Objective Despite being the subject of many studies over the past two decades, mechanisms underlying psychogenic non-epileptic seizures (PNES) are still poorly understood. We tried to address this issue by utilizing brain functional connectivity analysis to identify brain regions with abnormal activities in patients with PNES. In a case-control study, we performed graph based network analysis, a robust technique that determines the organization of brain connectivity and characterizes topological properties of the brain networks.
Methods Twelve individuals with PNES and twenty-one healthy control subjects were examined. Resting state functional magnetic resonance imaging (rsfMRI) was acquired. All subjects were asked to keep their eyes open during the scanning process. The rsfMRI analysis consisted of pre-processing, extracting the functional connectivity matrix (FCM) based on the AAL atlas, threshold for binary FCM, constructing a graph network from FCM and extracting graph features, and finally statistical analysis. For all cortical and subcortical regions of the AAL atlas, we calculated measures of ‘degree,’ which is one of the features of the graph theory. Results: Our results revealed that, as compared to the healthy control subjects, patients with PNES had a significantly lower degree in some brain regions including their left and right insula (INS), right Putamen (PUT), left and right Supramarginal gyrus (SMG), right Middle occipital gyrus (MOG), and left and right Rolandic operculum (ROL). In contrast, degree was significantly greater in two regions [i.e., right Caudate (CAU) and left Inferior frontal gyrus orbital part (ORBinf)] in patients with PNES compared to that in controls.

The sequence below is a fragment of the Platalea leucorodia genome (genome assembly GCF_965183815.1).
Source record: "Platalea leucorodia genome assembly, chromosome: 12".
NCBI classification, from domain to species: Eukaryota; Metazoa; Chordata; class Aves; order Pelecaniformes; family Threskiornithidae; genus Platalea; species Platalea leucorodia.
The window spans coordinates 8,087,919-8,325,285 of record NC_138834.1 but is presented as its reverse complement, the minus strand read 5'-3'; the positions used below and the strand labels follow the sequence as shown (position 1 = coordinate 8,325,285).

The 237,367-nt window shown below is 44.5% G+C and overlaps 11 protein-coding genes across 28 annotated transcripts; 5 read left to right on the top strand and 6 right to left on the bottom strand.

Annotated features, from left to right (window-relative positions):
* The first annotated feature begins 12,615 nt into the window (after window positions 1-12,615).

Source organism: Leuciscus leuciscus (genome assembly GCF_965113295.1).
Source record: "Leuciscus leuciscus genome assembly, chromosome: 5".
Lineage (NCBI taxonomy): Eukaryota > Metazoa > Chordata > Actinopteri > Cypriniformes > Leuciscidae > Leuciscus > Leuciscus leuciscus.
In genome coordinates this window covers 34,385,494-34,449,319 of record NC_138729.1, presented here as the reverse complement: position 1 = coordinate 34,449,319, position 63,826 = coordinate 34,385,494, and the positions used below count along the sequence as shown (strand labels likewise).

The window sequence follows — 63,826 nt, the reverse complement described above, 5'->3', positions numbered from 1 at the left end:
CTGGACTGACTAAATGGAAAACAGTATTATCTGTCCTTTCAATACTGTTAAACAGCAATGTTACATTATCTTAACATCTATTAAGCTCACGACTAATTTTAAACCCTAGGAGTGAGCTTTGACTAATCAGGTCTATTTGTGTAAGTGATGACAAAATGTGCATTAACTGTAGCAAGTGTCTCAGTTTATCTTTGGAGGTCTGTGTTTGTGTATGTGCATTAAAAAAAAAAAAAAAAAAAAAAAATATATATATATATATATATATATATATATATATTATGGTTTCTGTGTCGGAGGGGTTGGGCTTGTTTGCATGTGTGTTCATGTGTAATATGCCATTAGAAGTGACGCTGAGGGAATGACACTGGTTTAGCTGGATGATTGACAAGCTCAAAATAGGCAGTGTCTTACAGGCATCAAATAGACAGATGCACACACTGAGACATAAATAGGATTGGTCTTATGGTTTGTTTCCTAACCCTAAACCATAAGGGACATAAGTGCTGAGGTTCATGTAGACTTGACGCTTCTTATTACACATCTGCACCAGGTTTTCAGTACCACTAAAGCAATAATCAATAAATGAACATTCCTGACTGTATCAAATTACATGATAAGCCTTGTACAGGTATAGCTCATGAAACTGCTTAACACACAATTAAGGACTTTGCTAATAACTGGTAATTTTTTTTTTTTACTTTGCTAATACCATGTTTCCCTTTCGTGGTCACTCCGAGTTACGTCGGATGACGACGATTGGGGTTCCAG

Conclusion Our findings suggest that functional connectivity of several major brain regions are different in patients with PNES compared with that in healthy individuals. While there is hypoactivity in regions important in perception, motor control, self- awareness, and cognitive functioning (e.g., insula) and also movement regulation (e.g., putamen), there is hyperactivity in areas involved in feedback processing (i.e., using information from past experiences to influence future actions and decisions) (e.g., caudate) in patients with PNES. The observation that individuals with PNES suffer from a wide range of abnormal activities in functional connectivity of their brain networks is consistent with the fact that PNES occur in a heterogeneous patient population; no single mechanism or contributing factor could explain PNES in all patients.
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